mark hamilton

I enjoy the blog, have not commented before. Appreciate your insights. Indycar is failing, just look at the empty seats and ratings. My opinion only, but spec cars ruined the 500 and we are seeing the effects. Give the 500 a BIG purse, simple formula (maybe even a claiming clause to hold down spending), watch it grow. What does Indycar have to lose???

Chris Lukens

Pressdog = TMZ
TMZ = Total Motorsports Zone
That works for me.

My thoughts on Twitter, anybody that can tell all you need to know in 144 characters, doesn’t know very much. ( ...and anybody that tweets that this statement is only 108 characters long, I’m going to ignore. )


Pdog, I really enjoy your blog, it's pretty much the only one i religiously read and check out daily. You don't take it too seriously and you have fun with it. You call BS when you see it and you don't go all cats and dogs living together levels of mass hysteria when indycar screws up for the 2nd or 3rd time this week. Keep it up man!


Har. Chris, you KNOW someone would respond to you with "that's only 108 characters." That captures the dark side of Twitter perfectly. Thanks for the coffee spew.


I appreciate the kind comments here. Honestly, the knowledge that people read this stuff (for whatever reason) and the quality of the comments is a huge part of why I continue to do it.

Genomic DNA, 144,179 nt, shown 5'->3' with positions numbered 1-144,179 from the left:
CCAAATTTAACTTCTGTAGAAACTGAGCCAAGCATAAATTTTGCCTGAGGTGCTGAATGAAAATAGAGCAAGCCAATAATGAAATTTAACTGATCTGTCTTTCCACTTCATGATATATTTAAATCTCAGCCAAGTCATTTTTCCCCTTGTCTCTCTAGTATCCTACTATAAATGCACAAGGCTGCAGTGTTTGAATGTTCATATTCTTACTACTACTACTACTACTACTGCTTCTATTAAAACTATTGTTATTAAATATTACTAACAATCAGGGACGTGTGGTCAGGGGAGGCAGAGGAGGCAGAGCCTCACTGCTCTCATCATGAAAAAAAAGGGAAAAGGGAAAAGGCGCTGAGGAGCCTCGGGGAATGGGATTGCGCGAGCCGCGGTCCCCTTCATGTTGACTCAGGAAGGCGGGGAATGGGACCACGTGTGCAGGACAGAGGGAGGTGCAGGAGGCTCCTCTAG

Tim in Independence

2 things

1. Follow Fryer's advice. Don't engage the crazies!!

2. I'll be honest, I don't come here as much because of the NASCAR stuff but its YOUR blog. Its a blog that YOU WRITE FOR FREE. Its your choice to write about this stuff that you want to write about. Anybody remotely criticizing you for that is a moron.


P-dog: I gotta say this apathy thing is catching on. Can't seem to get excited about Indycar anymore. Tons of reasons (won't go into them, unless someone REALLY wants to know). This year, I decided to not renew my 500 tickets for the first time in 22 years. Always mailed them in their blue envelope Monday morning after the race. No more for me. Will find something else to do with my time and dwindling income.
Still enjoy your blog several times a week. Can fully understand the quandary over continuing or not. Go with your heart. No sense doing something only out of habit or guilt.


Perhaps JoeNew put it best in his latest IndyCar36. He recognizes that fans DO NOT have to follow him, yet when they choose to do so anyway, he gives them a little something back.

P-Dog, we may not all comment all of the time, but Chiefswon put it perfectly! If you feel the need to cut back, we certainly can't blame you, but keep the humorous race recaps coming for IndyCar!


Every activity experiences a bell curve of popularity. Racing in general is at the bottom of the bell curve , or rapidly sliding down it.

Discussed elsewhere by all is the fact that the young people today have too many other forms of entertainment, coupled with the fact that cars have been demonizerd as environmental dragons that need to tamed or slain. Kids are actually taught this starting at an early age.

Big topic of discussion at F1 sites is how to engage more young people in the sport.

Do what ya gotta do 'Dog, best for you and your family. When the Blog becomes a chore as opposed to a work of love time to reconsider.